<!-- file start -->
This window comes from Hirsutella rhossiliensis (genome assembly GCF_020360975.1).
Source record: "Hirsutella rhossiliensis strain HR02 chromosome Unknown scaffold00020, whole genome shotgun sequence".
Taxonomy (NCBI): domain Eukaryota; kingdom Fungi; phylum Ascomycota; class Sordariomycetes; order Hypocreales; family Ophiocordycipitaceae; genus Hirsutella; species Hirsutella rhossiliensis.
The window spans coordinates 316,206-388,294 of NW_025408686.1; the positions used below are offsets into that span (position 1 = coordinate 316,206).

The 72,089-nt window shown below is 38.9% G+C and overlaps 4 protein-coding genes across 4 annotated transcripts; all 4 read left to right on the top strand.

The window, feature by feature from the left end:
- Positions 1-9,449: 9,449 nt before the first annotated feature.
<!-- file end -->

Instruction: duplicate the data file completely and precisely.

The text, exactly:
This window comes from Hirsutella rhossiliensis (genome assembly GCF_020360975.1).
Source record: "Hirsutella rhossiliensis strain HR02 chromosome Unknown scaffold00020, whole genome shotgun sequence".
Taxonomy (NCBI): domain Eukaryota; kingdom Fungi; phylum Ascomycota; class Sordariomycetes; order Hypocreales; family Ophiocordycipitaceae; genus Hirsutella; species Hirsutella rhossiliensis.
The window spans coordinates 316,206-388,294 of NW_025408686.1; the positions used below are offsets into that span (position 1 = coordinate 316,206).

The 72,089-nt window shown below is 38.9% G+C and overlaps 4 protein-coding genes across 4 annotated transcripts; all 4 read left to right on the top strand.

The window, feature by feature from the left end:
- Positions 1-9,449: 9,449 nt before the first annotated feature.